Sustainable development, as a concept can be traced back to the 1980’s. It emerged in the context of a growing awareness of an imminent ecological crisis and has become one of the driving forces in business of all sizes in recent years.
I write as COP26 concludes with a watered-down, but still progressive if slower, group of commitments.
But what does sustainability mean and what is the impact on business and especially small business?
For businesses, the challenge of sustainable transformation is balancing the need to keep business in motion while making changes to reach your sustainability ambitions. It's a complex subject, for businesses of any size it can bring challenges but with those come opportunities.
Becoming sustainable doesn't happen overnight. It needs to be planned, thought out and normally takes many smaller steps, sometimes challenging and some into the unknown, to really take sustainability to the next level and beyond.
Sustainability should now be on the agenda of every business large or small, seeking to collectively be part of the challenge to tackle the climate crisis. Working towards the target of a net-zero economy by 2050.
From small businesses to global corporations, business owners and leaders are now placing sustainability as a firm priority. Large corporations are allocating huge budgets to ensure their environmental credentials meet the expectations of customers, investors and the community at large.
The BBC is covering the sustainability issues, ambitions, and opportunities https://www.bbc.com/news/topics/cnvwkvd5q11t/sustainability
This throws up opportunities for smaller businesses that are offering sustainable solutions. The sustainability sector has and is generating a whole range of service and product providers. These range from management software to education. Delivered by companies like our friends at ‘The Sustainability Academy’ https://thesustainabilityacademy.co.uk/ offering an extensive range of digital courses and content. Specialist finance with its own set of awards through to companies like ‘Stroodles’ https://stroodles.co.uk/ with their unique ever-growing range of eco-tableware. Both edible and biodegradable. But it doesn’t stop there, ‘Zanshuri’ www.zanshuri.com have designed and manufactured efficient, powerful, and economically beneficial computers using less electricity than a light bulb! Ideal for use in countries where electric power is more problematic or for companies wanting to reduce their carbon footprint. Or ‘Ardau’ www.ardaupower.com able to provide generation 100% low-cost energy with no emission/zero pollution by recycling garbage/waste. So, as you can see the challenge of business sustainability brings with it huge opportunities.
Inevitably for numbers of businesses, sustainability implementation may incur extra costs in the short term. But you can now access a range of suitable grants and loans. These will potentially enable you to turn your plans into a reality.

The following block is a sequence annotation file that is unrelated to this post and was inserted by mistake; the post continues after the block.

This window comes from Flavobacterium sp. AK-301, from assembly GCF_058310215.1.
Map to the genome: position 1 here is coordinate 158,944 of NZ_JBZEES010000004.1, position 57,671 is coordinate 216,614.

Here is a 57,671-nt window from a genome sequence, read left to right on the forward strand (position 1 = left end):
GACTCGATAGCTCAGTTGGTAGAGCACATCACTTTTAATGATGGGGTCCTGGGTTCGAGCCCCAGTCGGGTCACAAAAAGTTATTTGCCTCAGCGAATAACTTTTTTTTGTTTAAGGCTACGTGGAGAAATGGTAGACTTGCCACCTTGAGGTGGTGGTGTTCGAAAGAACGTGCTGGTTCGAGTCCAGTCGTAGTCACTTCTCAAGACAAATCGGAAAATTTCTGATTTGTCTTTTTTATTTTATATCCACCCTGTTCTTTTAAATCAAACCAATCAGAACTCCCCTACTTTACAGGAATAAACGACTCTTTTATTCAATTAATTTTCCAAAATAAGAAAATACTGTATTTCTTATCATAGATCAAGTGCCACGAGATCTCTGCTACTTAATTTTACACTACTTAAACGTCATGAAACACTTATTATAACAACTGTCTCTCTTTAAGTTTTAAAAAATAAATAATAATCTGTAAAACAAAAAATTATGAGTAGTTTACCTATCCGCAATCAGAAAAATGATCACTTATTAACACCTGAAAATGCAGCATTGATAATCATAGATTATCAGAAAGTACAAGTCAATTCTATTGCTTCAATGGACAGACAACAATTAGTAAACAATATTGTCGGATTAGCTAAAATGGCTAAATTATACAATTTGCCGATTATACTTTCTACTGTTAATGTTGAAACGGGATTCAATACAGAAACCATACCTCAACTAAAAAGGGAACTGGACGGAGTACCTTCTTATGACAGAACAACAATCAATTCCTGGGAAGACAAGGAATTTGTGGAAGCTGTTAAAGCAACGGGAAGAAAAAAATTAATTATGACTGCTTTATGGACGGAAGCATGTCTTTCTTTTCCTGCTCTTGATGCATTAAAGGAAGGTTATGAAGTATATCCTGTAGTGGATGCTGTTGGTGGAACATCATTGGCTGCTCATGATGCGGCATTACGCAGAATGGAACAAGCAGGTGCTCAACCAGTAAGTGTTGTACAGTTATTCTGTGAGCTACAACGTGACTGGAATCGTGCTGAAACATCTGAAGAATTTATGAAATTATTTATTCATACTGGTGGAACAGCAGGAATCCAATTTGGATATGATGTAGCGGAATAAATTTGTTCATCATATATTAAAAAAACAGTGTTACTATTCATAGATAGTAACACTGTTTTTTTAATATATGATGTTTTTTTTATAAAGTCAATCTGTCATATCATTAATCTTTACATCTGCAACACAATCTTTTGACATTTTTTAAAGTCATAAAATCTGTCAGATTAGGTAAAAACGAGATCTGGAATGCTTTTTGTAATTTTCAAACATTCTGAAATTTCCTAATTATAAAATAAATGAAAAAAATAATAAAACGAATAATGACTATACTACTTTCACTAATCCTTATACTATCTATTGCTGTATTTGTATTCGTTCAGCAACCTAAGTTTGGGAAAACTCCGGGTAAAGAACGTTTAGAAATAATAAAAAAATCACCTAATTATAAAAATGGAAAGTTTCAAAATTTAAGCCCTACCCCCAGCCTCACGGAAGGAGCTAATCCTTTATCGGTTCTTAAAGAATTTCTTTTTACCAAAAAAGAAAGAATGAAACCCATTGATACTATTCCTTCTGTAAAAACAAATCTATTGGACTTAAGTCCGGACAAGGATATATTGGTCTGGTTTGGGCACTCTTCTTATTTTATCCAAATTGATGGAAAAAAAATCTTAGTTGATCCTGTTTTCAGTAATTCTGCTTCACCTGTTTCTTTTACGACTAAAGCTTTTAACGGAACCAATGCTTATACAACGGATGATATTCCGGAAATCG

Local government authorities and business support agencies often provide loans, for small businesses, sometimes on favourable terms. Take a few moments to register with Grants Online, this is a database of grants and funding sources covering a huge range of providers and includes environmental and energy categories.
Meanwhile, the majority of banks including Lloyds, HSBC and Barclays offer loans specifically to help businesses become more sustainable or to develop green products, services or clean technology.
But what about the positive marketing implications of being able to proudly promote your sustainability credentials?
To gain the greatest value out of your sustainability story don’t focus on ‘Me’. Instead, develop stories around ‘Us’. From your customers to your suppliers, everyone should be part of your sustainability story. Benefit from partnerships, displaying your formal sustainability accreditations in your communication, and partnering with recognised national bodies will add credibility to your company’s activities and achievements. Take the opportunity to integrate your sustainability goals and plans into your business messaging. By working with others, you will be able to share and build wider momentum for increased sustainability.
In conclusion, sustainability brings both challenges and opportunities to all those that engage. Whether your business is large or small, I believe we all have a collective responsibility to manage our footprint and impact on the wider world around us and should take inspiration from those already pushing forward with exciting projects. Take the time to look at more sustainable product provision, saving energy, and managing logistics. As an mentor of mine used to say, “there is always a better way to do things” If you are a smaller business, come together with your colleagues to explore how and if you can work more sustainably.
Then ensure you share your story with your clients, investors, and suppliers, so you can go on the journey together. We all have a responsibility; just small steps can collectively make big impacts.
A big thanks to Ian Hunter
Business Growth and Funding Specialist, Enterprise Architect, NED, and SME Mentor